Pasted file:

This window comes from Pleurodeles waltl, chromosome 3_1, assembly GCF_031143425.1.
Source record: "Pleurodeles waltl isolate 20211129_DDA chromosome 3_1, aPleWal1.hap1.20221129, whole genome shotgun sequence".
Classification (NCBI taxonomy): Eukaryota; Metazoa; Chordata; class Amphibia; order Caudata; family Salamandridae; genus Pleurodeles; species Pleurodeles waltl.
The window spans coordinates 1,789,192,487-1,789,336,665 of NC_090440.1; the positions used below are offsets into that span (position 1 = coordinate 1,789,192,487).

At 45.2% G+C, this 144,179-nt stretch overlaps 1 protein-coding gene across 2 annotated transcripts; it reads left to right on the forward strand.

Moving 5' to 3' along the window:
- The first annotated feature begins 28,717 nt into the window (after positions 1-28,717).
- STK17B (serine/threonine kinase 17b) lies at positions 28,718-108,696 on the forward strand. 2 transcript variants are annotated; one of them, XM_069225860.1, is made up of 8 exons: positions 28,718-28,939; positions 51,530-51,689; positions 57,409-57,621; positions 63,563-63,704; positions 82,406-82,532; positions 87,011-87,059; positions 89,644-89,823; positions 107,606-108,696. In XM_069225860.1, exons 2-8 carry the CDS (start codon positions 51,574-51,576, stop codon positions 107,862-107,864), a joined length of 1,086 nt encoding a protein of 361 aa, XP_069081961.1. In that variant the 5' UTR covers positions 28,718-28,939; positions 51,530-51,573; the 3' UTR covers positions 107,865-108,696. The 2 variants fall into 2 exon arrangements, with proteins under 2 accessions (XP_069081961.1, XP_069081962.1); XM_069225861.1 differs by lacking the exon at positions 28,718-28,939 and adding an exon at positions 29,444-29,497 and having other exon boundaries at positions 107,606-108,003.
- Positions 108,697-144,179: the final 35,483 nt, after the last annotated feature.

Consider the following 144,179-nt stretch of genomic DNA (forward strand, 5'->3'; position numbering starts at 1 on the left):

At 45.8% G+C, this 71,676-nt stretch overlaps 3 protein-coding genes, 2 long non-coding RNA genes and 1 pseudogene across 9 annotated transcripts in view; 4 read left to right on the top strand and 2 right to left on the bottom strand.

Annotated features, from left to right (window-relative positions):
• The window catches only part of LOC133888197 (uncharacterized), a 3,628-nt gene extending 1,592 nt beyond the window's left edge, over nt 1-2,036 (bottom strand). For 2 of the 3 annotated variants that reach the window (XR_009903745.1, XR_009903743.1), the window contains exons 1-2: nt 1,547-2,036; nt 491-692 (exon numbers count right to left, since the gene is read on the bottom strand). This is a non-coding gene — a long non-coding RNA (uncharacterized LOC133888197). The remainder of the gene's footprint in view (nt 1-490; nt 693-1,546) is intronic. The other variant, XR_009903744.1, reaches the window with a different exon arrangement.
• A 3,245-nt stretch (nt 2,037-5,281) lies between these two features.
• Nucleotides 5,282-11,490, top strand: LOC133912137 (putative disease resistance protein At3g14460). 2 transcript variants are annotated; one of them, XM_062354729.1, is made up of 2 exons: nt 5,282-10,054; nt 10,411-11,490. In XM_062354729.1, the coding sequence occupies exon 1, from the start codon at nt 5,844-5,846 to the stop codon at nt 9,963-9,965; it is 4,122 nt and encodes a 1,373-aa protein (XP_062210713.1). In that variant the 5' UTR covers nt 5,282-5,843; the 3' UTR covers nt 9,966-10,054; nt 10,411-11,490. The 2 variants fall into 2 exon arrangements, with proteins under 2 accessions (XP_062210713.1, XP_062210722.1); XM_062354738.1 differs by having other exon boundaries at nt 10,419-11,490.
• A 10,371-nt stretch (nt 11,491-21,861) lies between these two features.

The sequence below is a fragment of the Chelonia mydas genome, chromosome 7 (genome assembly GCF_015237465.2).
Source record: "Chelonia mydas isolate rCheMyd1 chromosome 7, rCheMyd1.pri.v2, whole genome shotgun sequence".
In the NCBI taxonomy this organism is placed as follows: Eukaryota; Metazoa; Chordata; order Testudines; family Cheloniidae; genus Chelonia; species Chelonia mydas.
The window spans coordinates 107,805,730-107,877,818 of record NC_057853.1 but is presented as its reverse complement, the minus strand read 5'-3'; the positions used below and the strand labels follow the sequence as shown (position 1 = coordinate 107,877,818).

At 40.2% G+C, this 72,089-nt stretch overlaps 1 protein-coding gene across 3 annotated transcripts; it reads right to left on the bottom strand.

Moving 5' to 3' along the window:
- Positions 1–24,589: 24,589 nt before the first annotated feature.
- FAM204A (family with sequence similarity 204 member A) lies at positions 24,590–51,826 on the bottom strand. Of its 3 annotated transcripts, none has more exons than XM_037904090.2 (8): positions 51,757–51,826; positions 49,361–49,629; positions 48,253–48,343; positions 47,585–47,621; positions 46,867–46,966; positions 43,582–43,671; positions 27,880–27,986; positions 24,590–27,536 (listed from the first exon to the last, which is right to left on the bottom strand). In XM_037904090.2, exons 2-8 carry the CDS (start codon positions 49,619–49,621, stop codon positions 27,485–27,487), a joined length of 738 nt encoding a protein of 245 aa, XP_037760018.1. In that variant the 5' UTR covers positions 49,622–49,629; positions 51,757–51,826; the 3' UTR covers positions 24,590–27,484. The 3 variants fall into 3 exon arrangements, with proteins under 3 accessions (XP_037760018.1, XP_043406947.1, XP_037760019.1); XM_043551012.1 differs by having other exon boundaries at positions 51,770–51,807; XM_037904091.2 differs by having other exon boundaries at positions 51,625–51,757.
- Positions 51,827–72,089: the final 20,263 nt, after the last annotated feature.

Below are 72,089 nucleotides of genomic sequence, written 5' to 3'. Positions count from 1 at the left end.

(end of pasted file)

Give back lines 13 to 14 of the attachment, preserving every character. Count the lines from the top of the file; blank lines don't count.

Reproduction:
• The window catches only part of LOC133888197 (uncharacterized), a 3,628-nt gene extending 1,592 nt beyond the window's left edge, over nt 1-2,036 (bottom strand). For 2 of the 3 annotated variants that reach the window (XR_009903745.1, XR_009903743.1), the window contains exons 1-2: nt 1,547-2,036; nt 491-692 (exon numbers count right to left, since the gene is read on the bottom strand). This is a non-coding gene — a long non-coding RNA (uncharacterized LOC133888197). The remainder of the gene's footprint in view (nt 1-490; nt 693-1,546) is intronic. The other variant, XR_009903744.1, reaches the window with a different exon arrangement.
• A 3,245-nt stretch (nt 2,037-5,281) lies between these two features.